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Ask an Educator: Where Are All the Students Going?

  • 5 Min Read

We explore what’s causing the decline in K-20 student enrollment and ask whether it’s an indicator of a larger retention problem resulting from how we treat our most marginalized students.



Absenteeism, Enrollment Drops … What’s Going on in Our Schools?

In May 2022, The New York Times reported that American K–12 public schools had lost at least 1.2 million students since 2020. In the same month, the National Student Clearinghouse Research Center found that postsecondary enrollment dropped by 4.1% (or 685,000 students) this spring, contributing to a 1.3 million student enrollment drop since 2020. Fingers were understandably pointed at the global pandemic as the culprit. Many have been expecting numbers to bounce back as the world gradually returns to normal. Others have cautioned that this is the beginning of a “demographic cliff” that’s been predicted for years, the result of declining birthrates and therefore students.

It’s true that first-time, first-year student enrollment in higher education institutions bucked this trend in the spring of 2022, leading some to hope that we’re in for a slow recovery. But still others have argued that the disappearance of our K–20 students is an indicator of a much larger retention problem in our schools, the roots of which stretch back years, and that what we’re seeing is a symptom of how we treat our most marginalized students.

So is this an enrollment problem, with students (and their parents) choosing not to attend public schools and higher education institutions, electing instead to go the alternative schooling route or join the workforce? Or is this a retention problem, with our most vulnerable and underserved students finding the world of traditional education untenable? And is the solution to both problems the same?

Unpacking the Enrollment Gap

In the K–12 space, enrollment drops have impacted public schools in larger, more urban areas the most, such as New York City and Los Angeles. The contributing factors include the migration from urban to rural communities over the past few years, families deciding to homeschool their children or find alternative schooling methods with higher perceived student safety, and families delaying their children’s entrance to kindergarten. According to an article from Education Week, the impact of enrollment loss and absenteeism was mostly seen in districts that were either a) historically lower-achieving or b) in high-poverty regions.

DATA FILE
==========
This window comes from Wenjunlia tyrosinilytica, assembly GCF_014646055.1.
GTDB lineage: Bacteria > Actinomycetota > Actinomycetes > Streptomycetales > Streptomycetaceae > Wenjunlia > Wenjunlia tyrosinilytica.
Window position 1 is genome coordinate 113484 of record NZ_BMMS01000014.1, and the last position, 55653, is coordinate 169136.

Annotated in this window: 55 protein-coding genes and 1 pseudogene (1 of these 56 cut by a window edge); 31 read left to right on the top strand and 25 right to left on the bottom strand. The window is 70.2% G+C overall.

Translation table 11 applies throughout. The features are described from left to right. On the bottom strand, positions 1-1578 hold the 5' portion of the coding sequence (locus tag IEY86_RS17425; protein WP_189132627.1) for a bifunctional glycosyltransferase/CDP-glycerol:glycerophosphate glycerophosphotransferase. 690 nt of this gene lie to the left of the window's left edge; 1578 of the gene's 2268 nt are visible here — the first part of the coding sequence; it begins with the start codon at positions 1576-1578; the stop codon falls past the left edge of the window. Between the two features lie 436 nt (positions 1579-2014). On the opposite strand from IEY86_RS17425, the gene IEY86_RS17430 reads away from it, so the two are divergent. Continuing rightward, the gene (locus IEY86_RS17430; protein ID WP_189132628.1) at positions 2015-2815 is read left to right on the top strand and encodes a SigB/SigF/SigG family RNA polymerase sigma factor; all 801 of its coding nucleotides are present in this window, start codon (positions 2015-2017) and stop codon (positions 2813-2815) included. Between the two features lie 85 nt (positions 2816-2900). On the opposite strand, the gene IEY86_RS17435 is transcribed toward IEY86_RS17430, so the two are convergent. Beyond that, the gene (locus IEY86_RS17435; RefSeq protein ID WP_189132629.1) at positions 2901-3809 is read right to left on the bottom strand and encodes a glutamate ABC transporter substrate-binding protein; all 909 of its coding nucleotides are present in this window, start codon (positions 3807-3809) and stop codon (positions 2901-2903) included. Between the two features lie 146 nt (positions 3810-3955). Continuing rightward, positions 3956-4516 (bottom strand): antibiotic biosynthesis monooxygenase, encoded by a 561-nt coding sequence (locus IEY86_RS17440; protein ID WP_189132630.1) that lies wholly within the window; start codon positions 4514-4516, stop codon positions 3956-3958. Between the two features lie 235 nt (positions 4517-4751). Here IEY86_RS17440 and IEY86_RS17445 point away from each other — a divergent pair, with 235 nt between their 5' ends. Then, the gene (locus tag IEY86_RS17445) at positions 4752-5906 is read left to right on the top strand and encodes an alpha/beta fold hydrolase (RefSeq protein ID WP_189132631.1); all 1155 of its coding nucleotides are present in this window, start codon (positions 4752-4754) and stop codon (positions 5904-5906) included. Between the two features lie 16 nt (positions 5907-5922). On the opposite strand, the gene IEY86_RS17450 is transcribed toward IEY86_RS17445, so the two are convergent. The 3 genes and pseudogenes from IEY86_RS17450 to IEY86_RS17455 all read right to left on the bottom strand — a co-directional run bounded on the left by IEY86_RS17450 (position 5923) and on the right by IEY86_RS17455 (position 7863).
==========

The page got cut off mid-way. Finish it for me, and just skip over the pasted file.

There is also the potential that we are overestimating student absenteeism in K–12 schools. Measuring attendance became challenging during the pandemic. A study from the American Institute for Research found that some districts struggled to establish a definition of attendance when using primarily online learning models. However, others worry that our most vulnerable students are simply dropping out, as their families dealt with financial challenges and job loss.

In higher education, the main reason for the loss of students seems to come down to a simple return on investment calculation. The past few years have been a rollercoaster of financial stress and financial gain, with rising inflation and job loss being offset by new and expanding fields of work that offer new opportunities. Many undergraduate students are either deciding to join the workforce to meet their financial needs or simply not finding course offerings valuable enough to balance the financial impact of student loans. As signs of a recession loom on the horizon, things may get better—or they may get worse. The recession of the early 2010s led to a spike in enrollment as more people went back to school to combat hardships in the job market, followed by a marked drop in enrollment in 2013 as the recession waned. The greatest impact so far has been to public four-year colleges and to private for-profit institutions where affordability is low and student debt ratios are high.